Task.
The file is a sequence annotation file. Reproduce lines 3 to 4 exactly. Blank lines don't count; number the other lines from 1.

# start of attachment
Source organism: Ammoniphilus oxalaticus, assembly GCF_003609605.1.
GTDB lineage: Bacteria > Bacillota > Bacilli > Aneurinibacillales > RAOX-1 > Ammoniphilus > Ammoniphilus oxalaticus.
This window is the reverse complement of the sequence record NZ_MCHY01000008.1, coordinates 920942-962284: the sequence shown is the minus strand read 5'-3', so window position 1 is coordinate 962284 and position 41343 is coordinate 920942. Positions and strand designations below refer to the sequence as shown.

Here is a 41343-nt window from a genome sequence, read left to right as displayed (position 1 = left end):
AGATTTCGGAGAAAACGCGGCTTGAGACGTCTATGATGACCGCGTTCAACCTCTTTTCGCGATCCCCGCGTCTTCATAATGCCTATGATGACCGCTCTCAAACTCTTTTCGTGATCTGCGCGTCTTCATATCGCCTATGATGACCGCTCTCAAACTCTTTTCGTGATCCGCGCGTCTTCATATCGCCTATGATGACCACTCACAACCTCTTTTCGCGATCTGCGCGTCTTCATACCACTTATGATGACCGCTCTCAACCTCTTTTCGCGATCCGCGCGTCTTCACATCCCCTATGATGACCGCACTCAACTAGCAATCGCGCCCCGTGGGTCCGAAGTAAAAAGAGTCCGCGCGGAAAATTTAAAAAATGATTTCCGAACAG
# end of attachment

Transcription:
This window is the reverse complement of the sequence record NZ_MCHY01000008.1, coordinates 920942-962284: the sequence shown is the minus strand read 5'-3', so window position 1 is coordinate 962284 and position 41343 is coordinate 920942. Positions and strand designations below refer to the sequence as shown.

Here is a 41343-nt window from a genome sequence, read left to right as displayed (position 1 = left end):